How to use CREATE SCHEMA in Postgres

In Database Management Systems (DBMSs), the visual representation of data stored inside databases is known as a schema. The data organization and presentation are the responsibility of the schema; however, the schema does not keep data itself. The developers practice looking for schemas before going for the development phase as they can get information about the data stored and the relationships between the tables.

Postgres databases do have schema support. The create schema statement in Postgres is practiced by creating a new schema with several functionalities. Apart from creating schema, the “create schema” command can also be used to specify the owners of a schema. This descriptive guide presents the usage as well as the working mechanism of creating the schema in Postgres.


A Postgres database may contain multiple schemas inside it, but one schema can only entertain one database at a time. Thus, the create schema statement refers to the Postgres database. So you must have the following prerequisites before you dig into creating schema:

  • Ensure that the Postgres database is installed, and the service is active and running.
  • A Postgres database is present where you want to create the schema.

How does CREATE SCHEMA statement work

In the introductory part of this guide, you would have had an overview of the create schema statement. This section provides a working mechanism for this statement. The building blocks of create schema statement depend on the following syntax:

> CREATE SCHEMA <name-of-schema> <AUTHORIZATION user-name> <schema-element>

The description of the above syntax is provided below:

<name-of-schema>: You have to specify the schema name here. If the field is left blank, the user’s name is set to the schema name.

<AUTHORIZATION>: specifies the user that will own the new schema.

<schema-element>: This refers to the SQL clauses like CREATE TABLE, CREATE VIEW, CREATE SEQUENCE, CREATE INDEX, CREATE TRIGGER.

How to use Postgres CREATE SCHEMA

In the previous section, you learned how the Postgres CREATE SCHEMA statement works. To do some practicality, we have provided some examples that exercise the use of Postgres to create a schema.

Create a new schema : The command provided below will create a new schema in the mydb database starting from the basics.

Note: We are logged in to a database named mydb.

# CREATE SCHEMA linuxhint;

You can verify the schema creation with the help of the command stated below. In our previous command, we created a linuxhint schema. As a result, it is present in the output.

# \dn

Using CREATE SCHEMA to authorize a user : You can specify the owner of a schema as well. The Postgres command below will grant the ownership of “linux” schema to a user named “sam“.


Note: If you are getting an error while executing the above-mentioned command, then there are chances that the user does not exist. To create a database user, you may refer to the command provided below:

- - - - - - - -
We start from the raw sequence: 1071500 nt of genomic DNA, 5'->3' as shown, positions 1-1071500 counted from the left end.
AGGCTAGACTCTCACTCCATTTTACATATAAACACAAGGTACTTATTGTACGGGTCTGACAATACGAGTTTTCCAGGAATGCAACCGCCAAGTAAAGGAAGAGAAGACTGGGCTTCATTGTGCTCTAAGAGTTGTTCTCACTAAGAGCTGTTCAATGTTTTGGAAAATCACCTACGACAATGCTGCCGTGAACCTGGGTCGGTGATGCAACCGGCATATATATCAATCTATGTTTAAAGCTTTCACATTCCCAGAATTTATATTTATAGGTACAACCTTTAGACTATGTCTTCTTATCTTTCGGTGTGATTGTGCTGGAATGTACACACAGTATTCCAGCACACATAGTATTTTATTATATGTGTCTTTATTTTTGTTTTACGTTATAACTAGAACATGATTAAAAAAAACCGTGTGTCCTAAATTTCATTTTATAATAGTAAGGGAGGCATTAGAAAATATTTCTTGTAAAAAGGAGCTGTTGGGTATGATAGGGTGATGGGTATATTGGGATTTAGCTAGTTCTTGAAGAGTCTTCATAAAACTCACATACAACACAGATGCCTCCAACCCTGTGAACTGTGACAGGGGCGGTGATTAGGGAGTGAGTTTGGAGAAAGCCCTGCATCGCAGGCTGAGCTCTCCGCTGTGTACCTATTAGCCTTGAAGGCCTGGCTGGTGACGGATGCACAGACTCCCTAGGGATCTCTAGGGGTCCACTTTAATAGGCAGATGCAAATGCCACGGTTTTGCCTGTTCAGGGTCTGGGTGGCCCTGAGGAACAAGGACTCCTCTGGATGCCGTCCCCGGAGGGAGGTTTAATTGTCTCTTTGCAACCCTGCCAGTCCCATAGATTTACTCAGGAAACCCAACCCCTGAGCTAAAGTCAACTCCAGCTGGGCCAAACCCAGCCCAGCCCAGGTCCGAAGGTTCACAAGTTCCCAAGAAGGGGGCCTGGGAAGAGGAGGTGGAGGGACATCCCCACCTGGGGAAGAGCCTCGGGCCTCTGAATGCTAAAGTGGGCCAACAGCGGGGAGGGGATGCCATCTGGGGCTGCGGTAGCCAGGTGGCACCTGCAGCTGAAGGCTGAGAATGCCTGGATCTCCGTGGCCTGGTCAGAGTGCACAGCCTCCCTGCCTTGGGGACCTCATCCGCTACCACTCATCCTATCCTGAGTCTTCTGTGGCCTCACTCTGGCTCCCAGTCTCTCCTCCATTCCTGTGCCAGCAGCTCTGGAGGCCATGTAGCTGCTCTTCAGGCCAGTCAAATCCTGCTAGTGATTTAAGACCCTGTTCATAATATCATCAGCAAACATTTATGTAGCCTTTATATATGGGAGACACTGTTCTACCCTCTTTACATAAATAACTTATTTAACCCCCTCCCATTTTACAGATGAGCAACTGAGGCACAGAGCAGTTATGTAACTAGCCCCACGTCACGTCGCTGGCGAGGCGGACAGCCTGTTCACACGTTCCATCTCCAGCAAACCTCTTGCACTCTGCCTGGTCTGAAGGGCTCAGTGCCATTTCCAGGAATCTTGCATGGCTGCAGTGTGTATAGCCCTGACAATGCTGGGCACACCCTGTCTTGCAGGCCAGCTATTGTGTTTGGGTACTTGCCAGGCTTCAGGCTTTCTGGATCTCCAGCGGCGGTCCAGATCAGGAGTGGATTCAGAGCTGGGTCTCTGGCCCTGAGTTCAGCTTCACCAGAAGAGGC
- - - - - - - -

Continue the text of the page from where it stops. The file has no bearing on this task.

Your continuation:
# CREATE USER <user-name>;

Use CREATE SCHEMA with IF NOT EXIST : The CREATE SCHEMA statement always looks for unique records, and if the schema already exists, then creating schema will return an error. As an example, suppose we wanted to create a schema called linux(which already exists). The create schema would return an error in such a case, as seen in the command’s output provided below.


The CREATE SCHEMA can be used with the “IF NOT EXISTS” option to avoid errors. When this option is specified, the create schema neither returns any error nor creates a duplicate. The command written below tries to create a schema named linux(that already exists), but the output issues a NOTICE instead of an error.


Bonus Tip

The CREATE SCHEMA functionality is exercised briefly in the above sections. Here we come up with a bonus tip related to schemas. A schema primarily depends on tables and views. So, we have compiled this section to guide you about creating a table and a view inside a schema.

Create a table inside a schema : Inside a Postgres schema, the tables (where the data is stored) and the views (an SQL query) can also be created. For understanding, we have created a table (named projects) and a view (named type) in the existing schema (linux) of a mydb database.

> CREATE TABLE mydb.linux.projects(name VARCHAR(50) NOT NULL, type varchar(50) NOT NULL);

> CREATE VIEW mydb.linux.type AS SELECT type FROM linux.projects;


A database schema interprets what your data would look like inside a database. The schema represents how the data is organized in tables and how the data is stored on a disk. This post describes the implementation of the CREATE SCHEMA command in Postgres databases. One can follow this guide to create a schema for a database, dedicate a schema to a specific user/owner. Additionally, a bonus tip is provided that guides you to create a table and a view inside a schema.

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Adnan Shabbir